If you need a cheat sheet, there are tasting notes and ratings, too, that zigzag from Great American Beer Festival winners to high scorers from ratebeer.com. The cave, with its wooden shelving, tiled floors, and Tuscan yellow walls, has a lofty feel to it. Just like the perfect coiffure, there’s not a bottle out of place. Bonus: A tasting area just outside the cave hosts monthly beer-centric events, including food-and-beer pairings.

3. Mile High Wine and Spirits {435 South Vance Street, Lakewood; 303.936.0272}

Mile High Wine and Spirits

In a nutshell, the Mile High City’s insatiable thirst for craft beer could conceivably start and end here. Keeping pace with its competitors, the chilly beer cave, crammed with both familiar and far-out labels, satisfies every craving, from sours to stouts, saisons to Belgian-inspired session ales. And if, like us, you pay close attention to new releases, then take note: five-to-10 new arrivals show up each week.

And this might be the only cave in Denver (at least at the moment) that sells the extraordinary saisons and sour Fruit Stand bombers from Casey Brewing and Blending, a small, family-owned brewery in Glenwood Springs that only offers ticketed tours and tastings a couple of times a week. Want to score a ticket? Good luck. Instead, stop whatever it is you’re doing and get your butt to the beer cave at Mile High Wine and Spirits. There are numerous other reasons to explore the cellar—the bounty of beers from Bull & Bush Brewery, for instance, plus the bomber-of-the-month sales and staff selections.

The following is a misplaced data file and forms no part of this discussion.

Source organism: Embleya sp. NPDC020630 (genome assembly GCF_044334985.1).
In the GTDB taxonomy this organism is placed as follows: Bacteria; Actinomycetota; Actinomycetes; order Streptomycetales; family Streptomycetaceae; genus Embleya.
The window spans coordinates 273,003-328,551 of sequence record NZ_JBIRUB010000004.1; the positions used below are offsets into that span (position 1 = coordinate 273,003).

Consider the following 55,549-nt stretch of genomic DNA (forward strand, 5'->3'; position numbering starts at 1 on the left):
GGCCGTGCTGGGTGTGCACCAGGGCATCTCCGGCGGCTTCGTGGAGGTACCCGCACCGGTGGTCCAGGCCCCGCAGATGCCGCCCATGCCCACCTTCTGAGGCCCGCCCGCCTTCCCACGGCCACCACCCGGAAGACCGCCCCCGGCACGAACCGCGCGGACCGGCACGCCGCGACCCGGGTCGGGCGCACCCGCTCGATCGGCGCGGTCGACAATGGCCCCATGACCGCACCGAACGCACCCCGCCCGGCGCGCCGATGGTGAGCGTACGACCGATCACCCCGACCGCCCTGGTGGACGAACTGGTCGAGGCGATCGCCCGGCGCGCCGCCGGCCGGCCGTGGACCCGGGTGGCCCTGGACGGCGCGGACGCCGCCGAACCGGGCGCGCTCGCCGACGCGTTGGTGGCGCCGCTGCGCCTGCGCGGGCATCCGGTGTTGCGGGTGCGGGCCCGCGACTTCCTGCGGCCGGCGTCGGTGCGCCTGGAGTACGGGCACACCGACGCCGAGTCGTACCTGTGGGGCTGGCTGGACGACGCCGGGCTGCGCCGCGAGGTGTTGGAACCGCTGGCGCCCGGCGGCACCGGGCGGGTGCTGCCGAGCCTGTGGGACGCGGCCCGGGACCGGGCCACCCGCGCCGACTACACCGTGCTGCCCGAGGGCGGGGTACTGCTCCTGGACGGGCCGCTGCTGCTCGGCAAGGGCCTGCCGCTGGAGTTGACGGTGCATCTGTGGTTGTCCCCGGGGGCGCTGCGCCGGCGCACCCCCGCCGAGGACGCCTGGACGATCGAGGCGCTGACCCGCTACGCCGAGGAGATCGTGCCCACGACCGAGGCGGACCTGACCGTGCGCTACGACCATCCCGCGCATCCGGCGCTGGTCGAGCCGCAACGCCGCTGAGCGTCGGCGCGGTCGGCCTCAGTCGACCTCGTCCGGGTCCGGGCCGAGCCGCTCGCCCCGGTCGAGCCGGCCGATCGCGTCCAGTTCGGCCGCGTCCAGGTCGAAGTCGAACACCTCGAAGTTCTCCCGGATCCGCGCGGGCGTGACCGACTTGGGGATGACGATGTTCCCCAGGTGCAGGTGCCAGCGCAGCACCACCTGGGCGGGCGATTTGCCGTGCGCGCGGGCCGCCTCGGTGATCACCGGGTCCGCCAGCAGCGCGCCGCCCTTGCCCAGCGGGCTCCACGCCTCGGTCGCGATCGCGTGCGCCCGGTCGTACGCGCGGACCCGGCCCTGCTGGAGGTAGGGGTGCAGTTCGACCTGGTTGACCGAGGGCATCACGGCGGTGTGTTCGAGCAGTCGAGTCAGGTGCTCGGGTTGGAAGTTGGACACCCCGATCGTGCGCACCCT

4. Little’s Fine Wines, Beers & Spirits {2390 South Downing Street; 303.744.3457}

Littles beer cave

In 2008, this lovely beer, wine, and spirits emporium became a certified destination for craft beer advocates when it created one of the city’s first beer caves. Sequestered behind a heavy wooden door haphazardly stamped with stickers from local breweries, the tight quarters give way to an wonderful compendium of 12-ounce bottles, bombers, cans, pre-mixed craft packs, and discounted brews. The treasury of sours is especially stout, but no matter what you’re collecting, there’s a dream pick.

John Panek, the former beer manager, established the cave, and his successor, Clayton Myers, is pretty damn good at continuing to stock oddball rarities. If there’s a particular beer that you’ve got your eye on, it’s all but guaranteed that he can find it; he’s also your go-to guy when you’re seeking beers that have small allocations. It’s not the biggest beer cave in Denver, but what it lacks in square footage, it makes up for in quality. If you happen to be a TRVE beer junkie (the local heavy metal brewery is turning out some amazing new beers), then Little’s should be at the top of your list. By the way, the shop hosts beer tastings from 4 to 7pm every Thursday.

5. Molly’s Spirits {5809 West 44th Avenue, Lakeside; 303.955.5174}

Mollys Spirits

This supersize liquor store can be a bit overwhelming, and while the beer cave is large, it still feels like a sanctuary, especially compared to the 36,000-square-foot vast expanse beyond the door. Parading more than 500 different beers from 30 countries, it’s a well-curated, highly orderly romper room of bombers that equates to sheer lust.

Brewheads congregate here en masse on the weekends to stock up on local favorites (and staff picks) from Avery, Epic, Trinity Brewing, Blackshirt Brewing, and brews from everywhere else (there’s a terrific selection of Belgian beers). There’s a section, too, that’s absorbed by sours, wild ales, and barrel-aged bombers. If you want first grabs of hard-to-locate special releases, join the store’s beer club, which offers its members advance notice of the really cool stuff that flies off the shelves before you can say “six-pack.”

By Lori Midson